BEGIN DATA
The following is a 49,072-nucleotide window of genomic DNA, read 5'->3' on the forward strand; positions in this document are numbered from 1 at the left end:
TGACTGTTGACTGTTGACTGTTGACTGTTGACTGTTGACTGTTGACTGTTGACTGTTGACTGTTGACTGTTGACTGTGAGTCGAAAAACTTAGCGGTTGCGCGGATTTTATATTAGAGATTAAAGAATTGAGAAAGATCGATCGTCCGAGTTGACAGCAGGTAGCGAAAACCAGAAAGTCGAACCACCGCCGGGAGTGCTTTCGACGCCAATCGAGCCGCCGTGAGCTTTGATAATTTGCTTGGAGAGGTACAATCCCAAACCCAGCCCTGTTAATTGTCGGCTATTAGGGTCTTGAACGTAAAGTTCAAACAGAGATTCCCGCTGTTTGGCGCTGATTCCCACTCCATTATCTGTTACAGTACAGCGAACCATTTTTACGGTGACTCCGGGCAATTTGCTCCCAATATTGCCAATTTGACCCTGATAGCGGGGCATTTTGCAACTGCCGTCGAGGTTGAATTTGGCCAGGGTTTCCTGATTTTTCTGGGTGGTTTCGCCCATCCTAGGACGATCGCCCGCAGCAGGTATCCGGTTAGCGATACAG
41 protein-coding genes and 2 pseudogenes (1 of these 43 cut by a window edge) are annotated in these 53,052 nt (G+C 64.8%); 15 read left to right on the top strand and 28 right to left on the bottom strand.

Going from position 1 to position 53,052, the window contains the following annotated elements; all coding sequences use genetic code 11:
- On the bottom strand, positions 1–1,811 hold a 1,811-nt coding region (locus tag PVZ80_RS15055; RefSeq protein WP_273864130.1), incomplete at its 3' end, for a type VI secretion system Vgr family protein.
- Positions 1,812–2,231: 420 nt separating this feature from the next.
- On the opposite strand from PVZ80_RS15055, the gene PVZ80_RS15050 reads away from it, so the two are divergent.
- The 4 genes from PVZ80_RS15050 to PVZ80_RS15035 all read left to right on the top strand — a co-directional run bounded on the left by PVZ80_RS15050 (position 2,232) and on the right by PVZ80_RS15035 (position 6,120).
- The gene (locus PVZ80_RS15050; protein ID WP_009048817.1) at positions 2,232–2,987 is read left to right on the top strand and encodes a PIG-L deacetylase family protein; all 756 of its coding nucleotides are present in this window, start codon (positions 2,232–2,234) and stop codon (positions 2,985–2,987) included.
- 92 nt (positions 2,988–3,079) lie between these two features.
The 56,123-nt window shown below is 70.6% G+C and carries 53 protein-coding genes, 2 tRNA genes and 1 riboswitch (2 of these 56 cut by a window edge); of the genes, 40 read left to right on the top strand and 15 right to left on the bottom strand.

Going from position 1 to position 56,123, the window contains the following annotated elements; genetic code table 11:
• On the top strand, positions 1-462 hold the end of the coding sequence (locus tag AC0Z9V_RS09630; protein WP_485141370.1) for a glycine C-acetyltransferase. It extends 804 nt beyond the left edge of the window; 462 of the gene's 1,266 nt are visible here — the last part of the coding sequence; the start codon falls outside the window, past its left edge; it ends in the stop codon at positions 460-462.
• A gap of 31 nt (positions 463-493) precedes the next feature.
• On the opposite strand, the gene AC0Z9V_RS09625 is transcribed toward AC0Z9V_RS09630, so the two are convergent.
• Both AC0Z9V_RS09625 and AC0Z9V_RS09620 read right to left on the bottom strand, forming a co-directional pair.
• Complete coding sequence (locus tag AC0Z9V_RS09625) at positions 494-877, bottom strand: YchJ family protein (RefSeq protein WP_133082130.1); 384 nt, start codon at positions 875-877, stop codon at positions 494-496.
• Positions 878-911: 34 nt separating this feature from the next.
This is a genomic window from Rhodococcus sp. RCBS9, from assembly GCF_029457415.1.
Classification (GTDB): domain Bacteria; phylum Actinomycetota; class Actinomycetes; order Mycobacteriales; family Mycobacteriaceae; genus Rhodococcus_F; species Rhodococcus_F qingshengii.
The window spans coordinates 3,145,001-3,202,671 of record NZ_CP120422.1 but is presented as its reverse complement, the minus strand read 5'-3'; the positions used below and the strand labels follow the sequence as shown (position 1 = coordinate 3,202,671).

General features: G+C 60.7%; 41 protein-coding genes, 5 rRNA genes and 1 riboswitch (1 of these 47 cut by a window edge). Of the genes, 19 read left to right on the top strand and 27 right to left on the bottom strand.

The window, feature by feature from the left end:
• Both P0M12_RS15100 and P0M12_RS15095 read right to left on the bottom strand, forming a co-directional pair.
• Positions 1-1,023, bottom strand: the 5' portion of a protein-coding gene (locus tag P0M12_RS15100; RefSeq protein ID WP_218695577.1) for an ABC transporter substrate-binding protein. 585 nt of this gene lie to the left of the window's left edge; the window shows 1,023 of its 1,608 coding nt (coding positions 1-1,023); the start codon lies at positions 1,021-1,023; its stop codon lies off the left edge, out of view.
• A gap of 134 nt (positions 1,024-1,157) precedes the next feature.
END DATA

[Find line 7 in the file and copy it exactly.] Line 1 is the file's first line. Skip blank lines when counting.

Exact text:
- On the opposite strand from PVZ80_RS15055, the gene PVZ80_RS15050 reads away from it, so the two are divergent.